National guidelines in England recommend testing men who have sex with men (MSM) at high risk of sexually transmitted infections (STIs) every 3 months for HIV and STIs. Modelling studies suggest that 3-monthly testing is cost saving and could reduce the number of new HIV infections. Despite this, cross-sectional survey data suggests that less than a quarter of MSM in England and Scotland have four or more HIV tests per year.
Reminders in healthcare improve attendance and reattendance rates. Reminders for STI or HIV testing include text messages, emails, telephone calls or letters. Sending out a kit for home sample collection or testing is another option. National guidance recommends use of reminders for encouraging retesting of MSM, but only a quarter of sexual health clinics have a recall system in place. Healthcare providers need to know which is the most effective approach to increase reattendance/retesting rates before widespread implementation.
Several studies have examined the effectiveness of active recall for healthcare appointments in general. A review of interventions to increase rates of rescreening for chlamydia found evidence for mailing rescreening kits, to increase retesting rates and for telephone reminders, but evidence for text messages has been conflicting.
The reason for the conflicting evidence may be related to barriers to reminders that may reduce their acceptability and effectiveness in increasing reattendance or retesting and need to be explored. Concerns regarding privacy, confidentiality and data protection have led to some services providing opt-in schemes.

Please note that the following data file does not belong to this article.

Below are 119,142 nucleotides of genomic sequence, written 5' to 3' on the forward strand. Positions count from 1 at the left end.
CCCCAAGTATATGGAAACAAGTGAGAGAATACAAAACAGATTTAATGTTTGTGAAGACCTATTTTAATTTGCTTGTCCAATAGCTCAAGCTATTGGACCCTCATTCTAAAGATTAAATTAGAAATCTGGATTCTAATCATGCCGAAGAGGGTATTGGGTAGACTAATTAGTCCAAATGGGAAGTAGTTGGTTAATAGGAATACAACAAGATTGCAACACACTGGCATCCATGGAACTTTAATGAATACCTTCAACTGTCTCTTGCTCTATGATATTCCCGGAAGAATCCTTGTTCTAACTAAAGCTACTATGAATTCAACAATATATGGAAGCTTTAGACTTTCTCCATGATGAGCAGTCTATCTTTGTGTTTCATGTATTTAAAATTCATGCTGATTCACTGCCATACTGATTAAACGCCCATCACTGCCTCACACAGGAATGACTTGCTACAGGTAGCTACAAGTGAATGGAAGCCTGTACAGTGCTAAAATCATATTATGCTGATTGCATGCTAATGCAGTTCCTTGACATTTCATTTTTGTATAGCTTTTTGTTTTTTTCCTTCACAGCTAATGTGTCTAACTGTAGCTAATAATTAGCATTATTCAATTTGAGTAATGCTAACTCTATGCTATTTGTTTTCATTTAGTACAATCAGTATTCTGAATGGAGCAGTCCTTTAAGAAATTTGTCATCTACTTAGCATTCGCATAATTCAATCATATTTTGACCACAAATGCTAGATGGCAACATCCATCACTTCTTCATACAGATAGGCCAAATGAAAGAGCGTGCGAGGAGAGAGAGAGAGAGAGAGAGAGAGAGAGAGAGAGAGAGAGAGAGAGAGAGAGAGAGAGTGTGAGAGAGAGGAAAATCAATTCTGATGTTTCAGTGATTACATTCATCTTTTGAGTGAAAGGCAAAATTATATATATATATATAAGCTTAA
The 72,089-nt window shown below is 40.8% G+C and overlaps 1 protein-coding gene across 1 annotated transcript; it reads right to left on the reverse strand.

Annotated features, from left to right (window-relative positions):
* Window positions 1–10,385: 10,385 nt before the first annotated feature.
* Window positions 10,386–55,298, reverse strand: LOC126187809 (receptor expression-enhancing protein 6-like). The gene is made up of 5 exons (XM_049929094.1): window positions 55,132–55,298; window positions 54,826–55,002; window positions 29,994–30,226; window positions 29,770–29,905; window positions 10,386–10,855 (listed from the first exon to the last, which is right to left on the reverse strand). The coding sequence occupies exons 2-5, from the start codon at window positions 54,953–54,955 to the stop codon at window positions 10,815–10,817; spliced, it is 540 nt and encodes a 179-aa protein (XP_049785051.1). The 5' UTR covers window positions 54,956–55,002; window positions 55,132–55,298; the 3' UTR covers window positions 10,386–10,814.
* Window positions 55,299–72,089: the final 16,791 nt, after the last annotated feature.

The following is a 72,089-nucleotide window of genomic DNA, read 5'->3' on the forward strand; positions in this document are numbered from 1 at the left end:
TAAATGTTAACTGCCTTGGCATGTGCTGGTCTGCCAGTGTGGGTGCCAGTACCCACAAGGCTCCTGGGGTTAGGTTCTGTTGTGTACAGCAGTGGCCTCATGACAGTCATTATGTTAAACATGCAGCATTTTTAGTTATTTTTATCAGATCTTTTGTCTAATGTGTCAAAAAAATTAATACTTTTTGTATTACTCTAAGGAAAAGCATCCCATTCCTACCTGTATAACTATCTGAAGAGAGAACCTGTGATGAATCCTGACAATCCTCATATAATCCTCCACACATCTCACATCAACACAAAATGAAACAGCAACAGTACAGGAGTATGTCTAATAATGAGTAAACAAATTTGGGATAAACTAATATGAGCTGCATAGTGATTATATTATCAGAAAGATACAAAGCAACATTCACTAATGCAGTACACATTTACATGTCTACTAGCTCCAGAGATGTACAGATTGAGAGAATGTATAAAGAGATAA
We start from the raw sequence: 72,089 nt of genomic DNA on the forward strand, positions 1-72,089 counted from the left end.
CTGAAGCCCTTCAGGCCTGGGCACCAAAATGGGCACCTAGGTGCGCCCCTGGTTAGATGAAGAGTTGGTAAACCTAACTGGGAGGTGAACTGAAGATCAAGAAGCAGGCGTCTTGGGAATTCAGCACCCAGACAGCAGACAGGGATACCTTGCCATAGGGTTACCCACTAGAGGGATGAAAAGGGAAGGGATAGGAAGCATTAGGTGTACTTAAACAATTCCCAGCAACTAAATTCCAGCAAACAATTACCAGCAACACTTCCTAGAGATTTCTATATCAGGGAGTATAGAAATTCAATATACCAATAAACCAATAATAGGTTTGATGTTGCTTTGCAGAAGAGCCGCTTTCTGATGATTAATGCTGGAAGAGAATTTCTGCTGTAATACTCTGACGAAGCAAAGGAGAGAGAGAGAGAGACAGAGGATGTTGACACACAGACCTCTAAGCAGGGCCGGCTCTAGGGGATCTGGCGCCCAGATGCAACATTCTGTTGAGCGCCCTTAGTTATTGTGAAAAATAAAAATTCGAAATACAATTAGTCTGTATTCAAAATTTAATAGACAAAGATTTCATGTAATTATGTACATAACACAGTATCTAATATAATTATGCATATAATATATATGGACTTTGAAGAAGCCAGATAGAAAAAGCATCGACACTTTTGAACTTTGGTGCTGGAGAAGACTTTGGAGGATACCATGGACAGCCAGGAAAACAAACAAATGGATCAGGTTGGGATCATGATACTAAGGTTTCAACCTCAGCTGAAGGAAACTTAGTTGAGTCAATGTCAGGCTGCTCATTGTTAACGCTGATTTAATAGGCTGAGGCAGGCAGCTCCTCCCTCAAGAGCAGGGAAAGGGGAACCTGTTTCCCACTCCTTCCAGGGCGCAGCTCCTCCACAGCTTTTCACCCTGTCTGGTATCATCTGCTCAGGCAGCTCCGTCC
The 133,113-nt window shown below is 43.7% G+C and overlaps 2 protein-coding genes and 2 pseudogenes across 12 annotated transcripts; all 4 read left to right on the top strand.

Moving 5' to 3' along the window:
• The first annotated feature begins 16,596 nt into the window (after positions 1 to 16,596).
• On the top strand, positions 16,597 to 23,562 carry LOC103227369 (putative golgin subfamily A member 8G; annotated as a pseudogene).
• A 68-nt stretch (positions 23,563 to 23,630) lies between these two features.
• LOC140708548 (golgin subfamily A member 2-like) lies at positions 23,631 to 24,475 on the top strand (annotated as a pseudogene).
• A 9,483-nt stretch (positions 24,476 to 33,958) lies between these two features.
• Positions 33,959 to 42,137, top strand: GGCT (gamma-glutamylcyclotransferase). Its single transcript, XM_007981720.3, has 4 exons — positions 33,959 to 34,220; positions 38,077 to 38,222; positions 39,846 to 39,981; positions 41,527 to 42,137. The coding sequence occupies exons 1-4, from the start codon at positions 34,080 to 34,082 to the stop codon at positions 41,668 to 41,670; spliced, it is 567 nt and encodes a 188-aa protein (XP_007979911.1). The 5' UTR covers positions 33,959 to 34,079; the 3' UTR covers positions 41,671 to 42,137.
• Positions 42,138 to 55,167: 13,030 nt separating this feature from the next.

Text message reminders have the potential to be a useful active recall intervention if efficacy can be demonstrated. It is an inexpensive, unobtrusive and simple way of reminding patients about healthcare appointments, but it is a relatively new technology within the healthcare field. In high-income countries, 70–90% of people have a mobile phone subscription, similar among all socioeconomic groups.
Mailing rescreening kits, or home sampling in which a patient takes his/her own sample, also has the potential to access individuals for whom accessing a service is a barrier. Home sampling can increase uptake, but not necessarily frequency of testing and surveys of attitudes to self-sampling have highlighted barriers to self-sampling including timeliness of results, accuracy and lack of immediate professional support.
We conducted a systematic literature review to compare the impact of active recall interventions in increasing screening and rescreening rates as well as the detection of HIV and STIs in patients who are HIV-negative or of unknown status.